Radishes are nature’s natural tillers. They help loosen up compacted clay soil and improve its structure to be viable to grow new types of plants.
Since they grow in the ground, it can be hard to just pull them out to check. So, when are radishes ready to pick?
Well, several ways can help you tell that radishes are ready to be harvested such as by variety, maturity date in the packaging, and what they look like.
Unlike cucumbers, radishes only produce one fruit per plant, which makes harvesting them crucial and done with full confidence.
Q: When Are Radishes Ready To Pick?
Radishes are ready to pick as soon as they have enough flesh and have developed a good amount of greens. However, it can be hard to tell those qualities if they’re buried in the soil.
So, gardeners use 3 methods to know when to pick radishes, such as:
Maturity by Variety
Radish is classified into two groups: summer and winter radishes.
Gardeners base the harvest time based on these classifications regardless of the type of variety since their maturity dates often fall on the same pattern.
Check out the specific time to harvest each radish group below:
Summer Radishes/Small Red Radishes
Summer radishes should be harvested young while they are crisp, fresh, and delicious. They are usually ready to pick after 3 weeks and are about one inch in diameter.
Winter radishes are more versatile because you can leave them in the ground to get bigger before the ground freezes.
They are bigger, contain more flesh, and can be placed in storage for 4 months.
Winter radishes flourish and grow in cold temperatures. You can leave them in the ground and get them as needed before November.
If you leave them in the soil until the temperatures warm up, they will become pithy or can begin plant bolting.
What is plant bolting in radishes?
Plant bolting happens when a plant develops a flowering stalk in an attempt to produce seeds.
The energy of the plant will be diverted to the flower and seed development which will jeopardize the quality of the radish root crop.
Maturity Date in Packaging
Aside from counting the days based on variety, every seed packet contains a guide about the germination rate of the seed and its maturity. It’s probably the most beginner-friendly effort of seed producers.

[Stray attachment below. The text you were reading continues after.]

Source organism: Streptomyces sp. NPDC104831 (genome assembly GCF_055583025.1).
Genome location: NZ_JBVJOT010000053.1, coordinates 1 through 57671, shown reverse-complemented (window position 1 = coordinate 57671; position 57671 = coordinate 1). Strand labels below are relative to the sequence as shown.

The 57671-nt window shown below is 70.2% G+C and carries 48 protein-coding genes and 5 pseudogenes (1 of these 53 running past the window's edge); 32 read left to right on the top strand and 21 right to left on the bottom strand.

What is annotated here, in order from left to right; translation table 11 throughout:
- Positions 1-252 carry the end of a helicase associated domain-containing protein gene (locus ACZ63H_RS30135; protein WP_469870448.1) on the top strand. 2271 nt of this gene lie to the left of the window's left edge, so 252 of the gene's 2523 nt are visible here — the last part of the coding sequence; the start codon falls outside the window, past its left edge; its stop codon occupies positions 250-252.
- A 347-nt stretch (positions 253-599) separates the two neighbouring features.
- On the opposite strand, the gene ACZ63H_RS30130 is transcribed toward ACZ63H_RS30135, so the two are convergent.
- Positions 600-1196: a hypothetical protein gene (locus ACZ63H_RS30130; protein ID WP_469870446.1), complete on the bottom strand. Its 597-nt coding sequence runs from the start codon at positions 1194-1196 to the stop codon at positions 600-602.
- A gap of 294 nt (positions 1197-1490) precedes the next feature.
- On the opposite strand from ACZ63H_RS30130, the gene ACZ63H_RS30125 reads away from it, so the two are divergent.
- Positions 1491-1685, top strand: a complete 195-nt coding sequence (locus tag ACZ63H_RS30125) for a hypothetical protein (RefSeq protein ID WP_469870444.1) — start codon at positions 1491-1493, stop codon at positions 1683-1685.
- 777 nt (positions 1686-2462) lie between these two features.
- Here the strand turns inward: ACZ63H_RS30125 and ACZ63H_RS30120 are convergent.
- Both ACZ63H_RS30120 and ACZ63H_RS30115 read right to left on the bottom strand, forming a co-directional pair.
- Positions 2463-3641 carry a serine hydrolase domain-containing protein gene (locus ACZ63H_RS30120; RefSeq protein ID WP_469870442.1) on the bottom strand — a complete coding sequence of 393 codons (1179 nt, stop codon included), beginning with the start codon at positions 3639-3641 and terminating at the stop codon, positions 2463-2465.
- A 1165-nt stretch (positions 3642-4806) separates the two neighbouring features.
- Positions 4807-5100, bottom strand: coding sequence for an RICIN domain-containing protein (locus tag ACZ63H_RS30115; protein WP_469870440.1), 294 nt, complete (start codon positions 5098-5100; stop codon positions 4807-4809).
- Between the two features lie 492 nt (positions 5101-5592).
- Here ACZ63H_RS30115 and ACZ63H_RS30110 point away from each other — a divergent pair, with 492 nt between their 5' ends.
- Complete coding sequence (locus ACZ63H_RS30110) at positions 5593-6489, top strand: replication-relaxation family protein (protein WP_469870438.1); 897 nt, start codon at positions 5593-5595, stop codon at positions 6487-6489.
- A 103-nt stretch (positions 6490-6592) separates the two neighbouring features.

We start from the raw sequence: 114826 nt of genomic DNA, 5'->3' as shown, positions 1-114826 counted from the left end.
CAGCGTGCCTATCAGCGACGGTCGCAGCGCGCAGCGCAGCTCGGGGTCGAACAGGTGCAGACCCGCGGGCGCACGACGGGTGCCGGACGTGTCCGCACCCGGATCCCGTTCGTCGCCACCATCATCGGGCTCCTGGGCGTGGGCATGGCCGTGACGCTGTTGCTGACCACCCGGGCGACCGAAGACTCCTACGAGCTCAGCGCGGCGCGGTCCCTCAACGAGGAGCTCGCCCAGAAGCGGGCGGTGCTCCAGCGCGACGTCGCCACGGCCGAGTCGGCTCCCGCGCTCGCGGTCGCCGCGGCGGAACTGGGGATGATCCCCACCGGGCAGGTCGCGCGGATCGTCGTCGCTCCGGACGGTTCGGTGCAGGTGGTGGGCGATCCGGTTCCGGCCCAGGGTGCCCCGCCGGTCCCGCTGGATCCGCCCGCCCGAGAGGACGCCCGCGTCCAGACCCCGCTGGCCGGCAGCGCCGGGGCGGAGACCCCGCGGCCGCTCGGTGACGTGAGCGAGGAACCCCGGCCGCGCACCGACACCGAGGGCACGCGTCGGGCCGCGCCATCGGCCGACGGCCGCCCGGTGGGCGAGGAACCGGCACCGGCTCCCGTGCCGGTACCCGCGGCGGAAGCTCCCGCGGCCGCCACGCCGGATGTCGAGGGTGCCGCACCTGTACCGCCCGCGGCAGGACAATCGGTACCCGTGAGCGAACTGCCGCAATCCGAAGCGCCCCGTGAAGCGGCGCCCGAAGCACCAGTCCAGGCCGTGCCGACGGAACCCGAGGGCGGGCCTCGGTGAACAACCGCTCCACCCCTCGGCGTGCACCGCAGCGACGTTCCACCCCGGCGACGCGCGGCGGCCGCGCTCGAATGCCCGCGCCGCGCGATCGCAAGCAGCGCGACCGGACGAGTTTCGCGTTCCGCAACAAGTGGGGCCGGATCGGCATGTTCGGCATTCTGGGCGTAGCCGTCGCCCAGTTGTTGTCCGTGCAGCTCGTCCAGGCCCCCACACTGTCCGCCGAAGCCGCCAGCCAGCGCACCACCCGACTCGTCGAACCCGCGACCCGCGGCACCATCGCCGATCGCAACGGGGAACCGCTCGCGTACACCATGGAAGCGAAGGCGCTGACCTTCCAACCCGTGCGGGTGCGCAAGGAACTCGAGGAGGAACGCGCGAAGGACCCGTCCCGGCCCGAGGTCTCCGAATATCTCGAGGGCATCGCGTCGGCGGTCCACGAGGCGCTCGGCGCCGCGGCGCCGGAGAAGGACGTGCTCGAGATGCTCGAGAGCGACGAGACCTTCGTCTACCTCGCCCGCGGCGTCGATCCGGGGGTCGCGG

In case, you’ve thrown away the seed packaging, here are some guides on when to harvest radishes based on their specific variety:
Radishes to harvest after 28 days
- Pearl F1 organic radish
Radishes to harvest after 25 to 30 days
- Easter Egg II untreated radish
- Lollipop Mix untreated radish
Radishes to harvest after 25 days
- Blanka untreated radish
- Crunchy Royal F1 untreated radish
- Diana F1 untreated radish
- Donato F1 untreated radish
- Felicia F1 untreated radish
- Patricia organic radish
- Pink Beauty untreated radish
- Pink Beauty organic radish
- Viola untreated radish
Radishes to harvest after 24 days
- Celesta F1 organic radish
- Celesta F1 untreated radish
- Escala F1 untreated radish
- Escala F1 treated radish
Radishes to harvest after 22 days
- Purpella untreated radish
- Rover F1 treated radish
- Rovee F1 untreated radish
- Cheriette F1 untreated radish
Physical Signs That Radishes Are Ready To Pick
Apart from the technical harvesting signs, gardeners would know if a radish is ready to pick by just looking at it.
Here are some signs to look out for:
Tall and mature leaves
The growth of greens above the soil is usually relative to the growth of root crops below the soil. Therefore, thin greens mean small radish growth.
Most gardeners notice that as soon as the greens reach 6 inches tall and spread wider, it’s a good indication that the root crop is ready to harvest.
The shoulder test
Gardeners call the top part of the radish that extends beyond the stalk as shoulders. Instead of pulling out the root crops, peek at the shoulders of the radish by removing the topsoil through your fingers.
If you see them already developed, then the radishes are ready for harvest. If you are lucky, the shoulders will also stick out on top of the soil which is a total giveaway that they’re ready for harvest.
Aside from developing a shoulder, radishes are ready to harvest when their diameter reaches 1 inch and above.
Pulling one radish is probably the fastest and most obvious way to know if it’s ready to pick. However, it is also the riskiest.
How Long Can You Keep Radishes in The Ground?
Most root crops can be left in the ground until they are needed in the kitchen like rutabaga. However, radishes beg to differ.
Summer radishes should not be left in the ground after their maturity. They will turn into woody, tough, and too starchy to eat.
As fast-growers, you should monitor radish growth and pick them up as soon as you see some signs of maturity or after three weeks.
Winter radishes, on the other hand, can be left in the ground before the ground freezes. Ideally, you can leave them in the soil until November and store them in a cool and dry place for several months.
How To Harvest and Store Radishes?
Harvesting radishes is a no-brainer. You just pull them up and remove traces of soil. However, in some cases, pulling them out of the soil is challenging on its own, especially with clay soil.